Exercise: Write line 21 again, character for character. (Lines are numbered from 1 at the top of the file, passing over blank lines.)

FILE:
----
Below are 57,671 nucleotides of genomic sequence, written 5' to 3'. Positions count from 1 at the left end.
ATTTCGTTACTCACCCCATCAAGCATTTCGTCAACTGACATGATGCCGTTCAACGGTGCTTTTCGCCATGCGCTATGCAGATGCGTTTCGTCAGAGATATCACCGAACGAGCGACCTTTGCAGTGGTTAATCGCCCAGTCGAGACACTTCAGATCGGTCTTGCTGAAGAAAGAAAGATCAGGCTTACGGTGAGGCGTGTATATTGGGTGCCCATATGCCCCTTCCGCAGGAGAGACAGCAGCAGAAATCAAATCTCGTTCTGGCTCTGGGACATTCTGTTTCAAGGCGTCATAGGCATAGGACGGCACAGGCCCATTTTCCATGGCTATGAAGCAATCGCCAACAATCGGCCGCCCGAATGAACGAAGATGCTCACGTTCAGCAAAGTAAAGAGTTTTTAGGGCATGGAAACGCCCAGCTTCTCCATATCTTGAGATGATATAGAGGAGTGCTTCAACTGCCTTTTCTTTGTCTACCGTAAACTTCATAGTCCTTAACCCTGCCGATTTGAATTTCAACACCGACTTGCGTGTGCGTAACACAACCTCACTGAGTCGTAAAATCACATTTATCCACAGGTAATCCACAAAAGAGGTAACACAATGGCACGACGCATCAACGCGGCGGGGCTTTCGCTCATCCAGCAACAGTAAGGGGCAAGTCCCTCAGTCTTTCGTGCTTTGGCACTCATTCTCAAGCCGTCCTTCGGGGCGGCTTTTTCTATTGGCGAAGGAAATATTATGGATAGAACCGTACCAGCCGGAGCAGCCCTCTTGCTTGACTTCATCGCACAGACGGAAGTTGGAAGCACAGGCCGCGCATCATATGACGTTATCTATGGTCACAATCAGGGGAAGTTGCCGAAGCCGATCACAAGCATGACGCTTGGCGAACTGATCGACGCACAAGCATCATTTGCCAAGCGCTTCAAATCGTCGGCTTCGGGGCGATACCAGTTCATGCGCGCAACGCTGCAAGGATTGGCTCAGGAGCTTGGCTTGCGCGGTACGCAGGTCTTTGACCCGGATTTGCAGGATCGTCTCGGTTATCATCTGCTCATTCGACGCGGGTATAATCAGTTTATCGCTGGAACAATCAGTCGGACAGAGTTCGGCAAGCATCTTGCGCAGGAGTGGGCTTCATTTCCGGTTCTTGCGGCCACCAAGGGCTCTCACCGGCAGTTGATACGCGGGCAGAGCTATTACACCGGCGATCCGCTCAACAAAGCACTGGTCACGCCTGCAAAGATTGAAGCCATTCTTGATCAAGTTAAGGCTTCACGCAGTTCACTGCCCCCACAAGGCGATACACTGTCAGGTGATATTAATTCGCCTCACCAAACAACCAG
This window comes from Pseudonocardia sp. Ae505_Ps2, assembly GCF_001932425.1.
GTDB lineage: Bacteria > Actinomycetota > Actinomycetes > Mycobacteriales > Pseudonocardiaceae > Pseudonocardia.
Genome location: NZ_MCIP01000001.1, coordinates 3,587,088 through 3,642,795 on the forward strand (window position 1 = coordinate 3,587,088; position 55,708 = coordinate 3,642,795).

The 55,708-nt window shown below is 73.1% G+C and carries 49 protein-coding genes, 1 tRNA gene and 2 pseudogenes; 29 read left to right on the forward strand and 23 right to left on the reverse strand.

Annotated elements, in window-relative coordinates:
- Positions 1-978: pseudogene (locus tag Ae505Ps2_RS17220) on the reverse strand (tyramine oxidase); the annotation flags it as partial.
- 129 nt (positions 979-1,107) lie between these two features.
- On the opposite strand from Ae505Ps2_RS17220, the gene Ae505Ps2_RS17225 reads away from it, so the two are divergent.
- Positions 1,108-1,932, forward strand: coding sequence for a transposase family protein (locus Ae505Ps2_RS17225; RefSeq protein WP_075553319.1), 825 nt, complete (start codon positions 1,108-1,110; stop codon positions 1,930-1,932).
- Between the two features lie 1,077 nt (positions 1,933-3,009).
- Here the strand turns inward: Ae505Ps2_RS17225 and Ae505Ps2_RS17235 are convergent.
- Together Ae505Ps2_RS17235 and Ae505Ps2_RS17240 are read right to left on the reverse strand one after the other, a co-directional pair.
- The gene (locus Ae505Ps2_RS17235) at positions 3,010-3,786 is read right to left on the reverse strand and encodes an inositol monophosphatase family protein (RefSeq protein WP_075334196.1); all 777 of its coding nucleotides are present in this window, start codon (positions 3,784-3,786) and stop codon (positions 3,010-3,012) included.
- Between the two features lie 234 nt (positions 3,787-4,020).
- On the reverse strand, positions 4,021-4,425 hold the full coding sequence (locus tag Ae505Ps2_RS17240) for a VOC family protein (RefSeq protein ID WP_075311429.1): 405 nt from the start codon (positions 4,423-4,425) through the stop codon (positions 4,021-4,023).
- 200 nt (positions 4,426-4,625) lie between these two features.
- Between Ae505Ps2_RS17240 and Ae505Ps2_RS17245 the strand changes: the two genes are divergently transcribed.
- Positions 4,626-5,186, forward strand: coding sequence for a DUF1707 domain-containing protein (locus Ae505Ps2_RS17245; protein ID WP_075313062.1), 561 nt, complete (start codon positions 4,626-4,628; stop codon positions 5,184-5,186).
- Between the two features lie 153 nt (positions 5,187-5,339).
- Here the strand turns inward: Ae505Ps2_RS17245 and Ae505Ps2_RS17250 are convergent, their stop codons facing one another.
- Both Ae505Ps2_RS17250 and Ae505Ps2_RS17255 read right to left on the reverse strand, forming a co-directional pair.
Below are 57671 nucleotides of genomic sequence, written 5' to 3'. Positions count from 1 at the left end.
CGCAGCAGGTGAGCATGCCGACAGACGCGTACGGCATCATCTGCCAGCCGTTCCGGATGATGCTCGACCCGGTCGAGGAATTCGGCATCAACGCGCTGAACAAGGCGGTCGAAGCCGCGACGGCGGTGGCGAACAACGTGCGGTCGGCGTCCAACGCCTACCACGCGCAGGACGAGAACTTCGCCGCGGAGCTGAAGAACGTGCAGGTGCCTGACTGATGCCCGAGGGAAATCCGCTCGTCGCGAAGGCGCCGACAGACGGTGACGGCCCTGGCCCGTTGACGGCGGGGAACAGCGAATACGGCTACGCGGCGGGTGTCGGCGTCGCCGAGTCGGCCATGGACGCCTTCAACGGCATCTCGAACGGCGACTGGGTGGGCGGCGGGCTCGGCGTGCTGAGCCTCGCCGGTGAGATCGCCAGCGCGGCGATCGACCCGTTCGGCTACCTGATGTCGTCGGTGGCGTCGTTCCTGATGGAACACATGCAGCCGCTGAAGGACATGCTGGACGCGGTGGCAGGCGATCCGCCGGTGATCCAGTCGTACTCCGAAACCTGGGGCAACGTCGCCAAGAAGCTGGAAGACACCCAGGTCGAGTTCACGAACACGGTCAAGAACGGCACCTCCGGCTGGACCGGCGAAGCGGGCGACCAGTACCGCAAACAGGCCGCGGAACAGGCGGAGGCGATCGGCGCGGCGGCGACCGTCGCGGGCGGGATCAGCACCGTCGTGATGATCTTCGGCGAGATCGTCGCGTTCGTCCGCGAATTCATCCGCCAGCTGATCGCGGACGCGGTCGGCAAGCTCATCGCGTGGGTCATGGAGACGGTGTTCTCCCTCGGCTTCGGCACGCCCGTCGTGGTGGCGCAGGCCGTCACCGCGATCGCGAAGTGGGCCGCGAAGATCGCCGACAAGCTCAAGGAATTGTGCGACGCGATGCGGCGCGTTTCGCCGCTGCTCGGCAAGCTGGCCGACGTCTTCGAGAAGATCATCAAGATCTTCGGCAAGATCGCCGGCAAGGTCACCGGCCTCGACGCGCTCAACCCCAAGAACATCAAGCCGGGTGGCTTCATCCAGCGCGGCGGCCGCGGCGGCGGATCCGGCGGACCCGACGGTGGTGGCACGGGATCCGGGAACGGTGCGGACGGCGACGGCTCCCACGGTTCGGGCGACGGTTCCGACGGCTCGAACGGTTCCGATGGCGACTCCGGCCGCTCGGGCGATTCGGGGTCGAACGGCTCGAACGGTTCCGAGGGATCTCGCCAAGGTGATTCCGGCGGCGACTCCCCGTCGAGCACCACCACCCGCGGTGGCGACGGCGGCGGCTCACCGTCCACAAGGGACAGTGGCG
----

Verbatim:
- Between the two features lie 153 nt (positions 5,187-5,339).